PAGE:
By now, we’ve all got one friend who makes clay earrings. Or knits scarves. Or paints pet portraits. Or embroiders flowers on tote bags. Perhaps your crafty friend also has an Etsy Shop, a Depop, a Society6, or sells their wares in one of Toronto’s several craft markets. DIY and crafting is having a cultural moment. Some people are creating gifts for their friends and family, others are trying to secure another source of income. Others pour their hearts into craft to support their mental health, or for the sheer pleasure of it.
Handicrafts have, historically, been seen as less prestigious than fine arts, especially the creations of women, who often learn their skills from family instead of at school. Crafting is often seen as a hobby, not a legitimate form of expression. Still, more and more people, especially diverse creators, are seeing the value of craft, and the fulfilment that comes from making things with your own two hands.
To better understand DIY culture in Toronto, I spoke with four creators about the how and why of their crafts.
Ame Isa creates leather jewelry from upcycled materials. Her earrings are often geometric, creating elegance out of simple shapes and curves. She picked up her craft as a counterpoint to her work as a web designer. “Jewelry making started with searching for less screen time in my life. Through this process, I discovered that making creative things with my hands fills me with moments of joy,” Ame says. Her preferred material to work with is leather because it’s long-lasting, recyclable, biodegradable, and lightweight. By reusing materials, she creates more sustainable crafts.
For Ame, there is a give and take between craft and art, between what is made with an intended purpose, and what is made for personal expression. Like many of us, Ame lost her job at the beginning of the COVID-19 pandemic and felt a need to focus on her craft as another source of income.
Ame is also the co-founder of CREATO: a community-driven initiative dedicated to connecting, supporting, and spotlighting artists and creatives who identify as Latinx in Canada. “As a woman of colour doing handicrafts for me means reclaiming an art form often depreciated, so this is very special to me,” she shares.
Samantha Garcia was taught how to sew by her grandmother at the age of four. She works mostly with cotton blends, for their sustainable and reusable properties. Much of her work’s inspiration is practical and usually stems from a friend or family member’s request for something they need.
Samantha endeavours to build maker networks, which is an extension of her job as a Community Development Worker. She often works with other makers on gift sets, which she describes as “the best feeling.”
The spirit of collaboration colours Samantha’s relationship with sewing. “Having a learned skill that not many people have is pretty awesome,” she shares. “It provides me with an opportunity to teach my skills to those that are interested in learning.” For her, sewing is still primarily a hobby and a way to relieve stress, but craft also opens up avenues to connect with other people.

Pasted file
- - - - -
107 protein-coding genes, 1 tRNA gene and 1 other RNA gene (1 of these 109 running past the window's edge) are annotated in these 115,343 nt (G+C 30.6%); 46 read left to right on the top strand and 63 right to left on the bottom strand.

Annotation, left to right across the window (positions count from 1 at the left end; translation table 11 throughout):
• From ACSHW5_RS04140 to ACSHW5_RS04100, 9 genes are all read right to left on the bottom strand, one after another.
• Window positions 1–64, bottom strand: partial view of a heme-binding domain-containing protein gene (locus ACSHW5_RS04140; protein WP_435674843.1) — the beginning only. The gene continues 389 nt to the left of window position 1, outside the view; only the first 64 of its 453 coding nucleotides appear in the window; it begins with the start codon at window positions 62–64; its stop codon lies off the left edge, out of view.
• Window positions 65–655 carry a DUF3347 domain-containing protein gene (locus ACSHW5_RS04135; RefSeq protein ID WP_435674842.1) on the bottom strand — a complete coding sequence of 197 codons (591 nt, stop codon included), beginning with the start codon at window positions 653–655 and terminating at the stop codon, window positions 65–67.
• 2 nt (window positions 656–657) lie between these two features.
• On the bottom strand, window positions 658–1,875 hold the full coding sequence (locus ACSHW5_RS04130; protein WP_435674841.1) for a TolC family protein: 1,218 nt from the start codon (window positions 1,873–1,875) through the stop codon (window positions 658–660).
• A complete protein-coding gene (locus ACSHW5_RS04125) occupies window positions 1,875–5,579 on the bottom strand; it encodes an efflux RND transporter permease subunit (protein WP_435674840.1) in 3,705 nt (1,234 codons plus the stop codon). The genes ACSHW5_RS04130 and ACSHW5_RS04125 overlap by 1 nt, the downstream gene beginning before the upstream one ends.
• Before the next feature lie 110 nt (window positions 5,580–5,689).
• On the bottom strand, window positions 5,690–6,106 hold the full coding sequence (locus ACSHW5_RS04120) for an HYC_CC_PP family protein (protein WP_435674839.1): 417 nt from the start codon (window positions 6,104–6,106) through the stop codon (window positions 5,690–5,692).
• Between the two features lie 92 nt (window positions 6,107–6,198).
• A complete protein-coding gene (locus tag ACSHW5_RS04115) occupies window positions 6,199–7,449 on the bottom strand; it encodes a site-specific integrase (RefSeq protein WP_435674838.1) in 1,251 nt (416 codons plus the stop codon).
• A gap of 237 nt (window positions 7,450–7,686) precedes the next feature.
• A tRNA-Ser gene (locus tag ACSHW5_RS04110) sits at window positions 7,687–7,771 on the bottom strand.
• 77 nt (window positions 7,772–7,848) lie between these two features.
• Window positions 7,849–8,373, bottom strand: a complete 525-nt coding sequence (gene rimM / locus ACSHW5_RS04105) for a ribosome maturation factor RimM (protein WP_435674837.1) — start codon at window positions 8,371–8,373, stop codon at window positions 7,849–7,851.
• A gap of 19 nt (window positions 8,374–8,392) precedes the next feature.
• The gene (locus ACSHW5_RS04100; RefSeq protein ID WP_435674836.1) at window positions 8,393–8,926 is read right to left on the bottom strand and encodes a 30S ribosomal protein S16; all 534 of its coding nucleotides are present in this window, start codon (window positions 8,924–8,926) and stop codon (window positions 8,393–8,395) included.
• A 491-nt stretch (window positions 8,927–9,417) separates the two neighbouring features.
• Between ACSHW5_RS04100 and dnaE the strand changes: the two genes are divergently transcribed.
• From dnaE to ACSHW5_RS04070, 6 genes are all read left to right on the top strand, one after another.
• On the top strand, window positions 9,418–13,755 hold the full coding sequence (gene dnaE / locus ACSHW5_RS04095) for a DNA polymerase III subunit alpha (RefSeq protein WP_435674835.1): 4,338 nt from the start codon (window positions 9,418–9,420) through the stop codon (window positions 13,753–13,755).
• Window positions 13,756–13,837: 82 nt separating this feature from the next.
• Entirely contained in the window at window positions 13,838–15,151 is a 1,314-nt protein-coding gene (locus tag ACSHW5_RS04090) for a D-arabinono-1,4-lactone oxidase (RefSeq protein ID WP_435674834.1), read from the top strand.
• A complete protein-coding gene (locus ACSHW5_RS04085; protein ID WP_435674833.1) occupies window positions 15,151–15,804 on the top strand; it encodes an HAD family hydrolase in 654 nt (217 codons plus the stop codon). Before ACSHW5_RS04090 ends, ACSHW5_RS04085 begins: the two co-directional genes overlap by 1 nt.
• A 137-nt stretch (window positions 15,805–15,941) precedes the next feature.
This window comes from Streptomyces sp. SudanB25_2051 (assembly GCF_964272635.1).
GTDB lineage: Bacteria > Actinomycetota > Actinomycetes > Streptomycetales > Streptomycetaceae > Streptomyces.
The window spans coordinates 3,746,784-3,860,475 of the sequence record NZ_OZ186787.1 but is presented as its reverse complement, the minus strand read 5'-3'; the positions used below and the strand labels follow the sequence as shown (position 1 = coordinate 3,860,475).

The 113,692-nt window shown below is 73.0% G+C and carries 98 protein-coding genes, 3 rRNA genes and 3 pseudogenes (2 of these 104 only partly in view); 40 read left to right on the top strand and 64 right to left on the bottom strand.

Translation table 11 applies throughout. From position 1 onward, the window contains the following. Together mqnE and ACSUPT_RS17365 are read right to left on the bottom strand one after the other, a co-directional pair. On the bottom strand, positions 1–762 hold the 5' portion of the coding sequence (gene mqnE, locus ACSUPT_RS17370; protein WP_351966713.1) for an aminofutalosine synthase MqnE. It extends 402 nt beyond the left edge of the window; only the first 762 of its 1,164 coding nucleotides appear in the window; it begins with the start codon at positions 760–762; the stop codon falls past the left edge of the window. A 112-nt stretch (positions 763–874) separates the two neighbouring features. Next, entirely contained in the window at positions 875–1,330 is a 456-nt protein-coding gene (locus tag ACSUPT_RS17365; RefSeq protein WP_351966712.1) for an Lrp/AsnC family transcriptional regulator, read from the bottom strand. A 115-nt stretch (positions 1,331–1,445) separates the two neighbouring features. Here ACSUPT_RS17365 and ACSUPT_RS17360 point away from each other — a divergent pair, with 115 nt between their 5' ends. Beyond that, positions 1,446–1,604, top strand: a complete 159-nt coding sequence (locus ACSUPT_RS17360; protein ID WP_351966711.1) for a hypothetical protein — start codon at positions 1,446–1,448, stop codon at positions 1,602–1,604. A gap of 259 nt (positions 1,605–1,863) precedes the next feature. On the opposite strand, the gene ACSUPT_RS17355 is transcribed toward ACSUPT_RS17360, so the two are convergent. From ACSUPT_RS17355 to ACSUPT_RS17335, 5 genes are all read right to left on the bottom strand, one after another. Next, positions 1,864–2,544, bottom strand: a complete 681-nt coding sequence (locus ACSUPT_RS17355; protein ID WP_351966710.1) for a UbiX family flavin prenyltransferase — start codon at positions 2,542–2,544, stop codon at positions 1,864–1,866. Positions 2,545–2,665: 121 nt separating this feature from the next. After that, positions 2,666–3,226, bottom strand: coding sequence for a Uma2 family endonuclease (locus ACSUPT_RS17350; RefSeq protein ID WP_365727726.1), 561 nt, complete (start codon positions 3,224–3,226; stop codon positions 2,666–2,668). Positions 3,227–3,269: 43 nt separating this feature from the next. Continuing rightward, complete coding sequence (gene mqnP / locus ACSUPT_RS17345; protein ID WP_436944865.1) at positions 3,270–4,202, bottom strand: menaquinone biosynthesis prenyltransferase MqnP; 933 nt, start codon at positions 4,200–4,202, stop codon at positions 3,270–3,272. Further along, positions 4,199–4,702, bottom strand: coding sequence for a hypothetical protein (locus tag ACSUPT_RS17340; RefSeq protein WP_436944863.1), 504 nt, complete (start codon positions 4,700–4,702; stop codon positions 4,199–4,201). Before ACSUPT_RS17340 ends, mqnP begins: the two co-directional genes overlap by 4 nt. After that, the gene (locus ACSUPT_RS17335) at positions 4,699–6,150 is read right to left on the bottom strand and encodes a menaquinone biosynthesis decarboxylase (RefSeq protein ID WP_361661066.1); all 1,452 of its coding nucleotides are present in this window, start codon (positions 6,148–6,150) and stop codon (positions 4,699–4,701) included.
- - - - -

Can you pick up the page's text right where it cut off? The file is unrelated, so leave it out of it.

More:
Mason Smart follows his creative instinct in DIY. His projects are eclectic and experimental. He enjoys working in a variety of mediums, including fashion, painting, collage, and poetry. He chooses materials to use and projects based on what he finds most exciting or interesting at a given moment. His work is, generally, not for sale.
By day, Mason studies Art History, which has led him to consider new perspectives on art and craft. “We deal with a lot of ‘fine art’ and the more I learn the more it seems like fine arts breaks down into the art and style of the majority,” he says. Instead of making art for sale, or to suit popular taste, Mason aims to create “something my little weirdo queer friends see something fun and frivilous in.”
Sarah Yeung describes her relationship with painting as a “wildly unorthodox and accidental journey.” Sarah moved to Toronto from Vancouver in 2017 to start a Kickboxing studio, which closed due to the pandemic. Under lockdown, she received a set of oil paints as a gift and got her first lessons in painting from Bob Ross. Since then, she’s moved into selling her original works, painting on commission, and getting her paintings in makers’ markets in Toronto.
“The community largely sustained me to where I am today,” she says. Sharing her art online exposed Sarah to new materials and techniques, like painting on denim. DIY spaces, online and off, exposed Sarah to the wide variety of art that exists outside the context of a gallery.
In some of her art, Sarah explores themes of gender and racialization. Her painting “Flower Girl”, inspired her to explore her ancestry. “It led me to a conscientious search specifically to depict an Asian model and revisit my personal disconnect from my culture and beauty standard.”
There are a wide variety of independent makers in Toronto who work with diverse materials and diverse backgrounds. Crafting provides exciting opportunities to create community and grow. In the isolating and economically challenging circumstances of the COVID-19 pandemic, DIY has let people connect and find new ways to sustain themselves.
T Williams is a writer from Toronto. They write about art, culture, and whatever grabs their attention. You can follow them on Twitter @Feversanddreams.
This piece was selected as part of Shedoesthecity’s New Voices Fund, established to help continue offering opportunities to talented emerging writers with less than 20 bylines. More info here.